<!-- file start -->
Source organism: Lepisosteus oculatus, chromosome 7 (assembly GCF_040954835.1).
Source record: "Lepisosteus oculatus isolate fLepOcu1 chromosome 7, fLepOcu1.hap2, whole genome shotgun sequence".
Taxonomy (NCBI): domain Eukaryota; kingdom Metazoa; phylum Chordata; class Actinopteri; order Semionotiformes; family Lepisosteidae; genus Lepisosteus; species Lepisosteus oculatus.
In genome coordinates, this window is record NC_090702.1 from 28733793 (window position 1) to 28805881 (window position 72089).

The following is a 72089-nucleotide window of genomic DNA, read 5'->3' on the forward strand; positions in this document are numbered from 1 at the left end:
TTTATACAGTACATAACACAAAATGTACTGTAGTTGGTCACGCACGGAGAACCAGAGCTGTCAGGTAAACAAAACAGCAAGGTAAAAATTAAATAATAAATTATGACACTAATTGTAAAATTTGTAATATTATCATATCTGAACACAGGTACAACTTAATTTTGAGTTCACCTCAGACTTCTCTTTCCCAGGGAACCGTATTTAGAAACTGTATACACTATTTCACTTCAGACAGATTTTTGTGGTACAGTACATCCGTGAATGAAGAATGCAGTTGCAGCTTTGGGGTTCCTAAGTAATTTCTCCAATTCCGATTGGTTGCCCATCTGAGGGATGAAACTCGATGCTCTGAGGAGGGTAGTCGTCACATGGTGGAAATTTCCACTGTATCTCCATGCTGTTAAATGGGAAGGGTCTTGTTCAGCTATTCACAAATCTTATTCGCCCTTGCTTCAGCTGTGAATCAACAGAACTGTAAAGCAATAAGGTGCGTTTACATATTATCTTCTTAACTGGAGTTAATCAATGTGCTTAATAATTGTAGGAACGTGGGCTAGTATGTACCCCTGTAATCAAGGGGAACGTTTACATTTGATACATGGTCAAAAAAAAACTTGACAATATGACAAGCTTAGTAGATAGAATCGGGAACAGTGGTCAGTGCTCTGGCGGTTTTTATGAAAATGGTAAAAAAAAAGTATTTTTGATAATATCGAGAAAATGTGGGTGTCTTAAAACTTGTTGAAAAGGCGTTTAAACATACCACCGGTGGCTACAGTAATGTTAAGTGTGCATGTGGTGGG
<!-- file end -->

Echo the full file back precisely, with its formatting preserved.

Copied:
Source organism: Lepisosteus oculatus, chromosome 7 (assembly GCF_040954835.1).
Source record: "Lepisosteus oculatus isolate fLepOcu1 chromosome 7, fLepOcu1.hap2, whole genome shotgun sequence".
Taxonomy (NCBI): domain Eukaryota; kingdom Metazoa; phylum Chordata; class Actinopteri; order Semionotiformes; family Lepisosteidae; genus Lepisosteus; species Lepisosteus oculatus.
In genome coordinates, this window is record NC_090702.1 from 28733793 (window position 1) to 28805881 (window position 72089).

The following is a 72089-nucleotide window of genomic DNA, read 5'->3' on the forward strand; positions in this document are numbered from 1 at the left end:
TTTATACAGTACATAACACAAAATGTACTGTAGTTGGTCACGCACGGAGAACCAGAGCTGTCAGGTAAACAAAACAGCAAGGTAAAAATTAAATAATAAATTATGACACTAATTGTAAAATTTGTAATATTATCATATCTGAACACAGGTACAACTTAATTTTGAGTTCACCTCAGACTTCTCTTTCCCAGGGAACCGTATTTAGAAACTGTATACACTATTTCACTTCAGACAGATTTTTGTGGTACAGTACATCCGTGAATGAAGAATGCAGTTGCAGCTTTGGGGTTCCTAAGTAATTTCTCCAATTCCGATTGGTTGCCCATCTGAGGGATGAAACTCGATGCTCTGAGGAGGGTAGTCGTCACATGGTGGAAATTTCCACTGTATCTCCATGCTGTTAAATGGGAAGGGTCTTGTTCAGCTATTCACAAATCTTATTCGCCCTTGCTTCAGCTGTGAATCAACAGAACTGTAAAGCAATAAGGTGCGTTTACATATTATCTTCTTAACTGGAGTTAATCAATGTGCTTAATAATTGTAGGAACGTGGGCTAGTATGTACCCCTGTAATCAAGGGGAACGTTTACATTTGATACATGGTCAAAAAAAAACTTGACAATATGACAAGCTTAGTAGATAGAATCGGGAACAGTGGTCAGTGCTCTGGCGGTTTTTATGAAAATGGTAAAAAAAAAGTATTTTTGATAATATCGAGAAAATGTGGGTGTCTTAAAACTTGTTGAAAAGGCGTTTAAACATACCACCGGTGGCTACAGTAATGTTAAGTGTGCATGTGGTGGG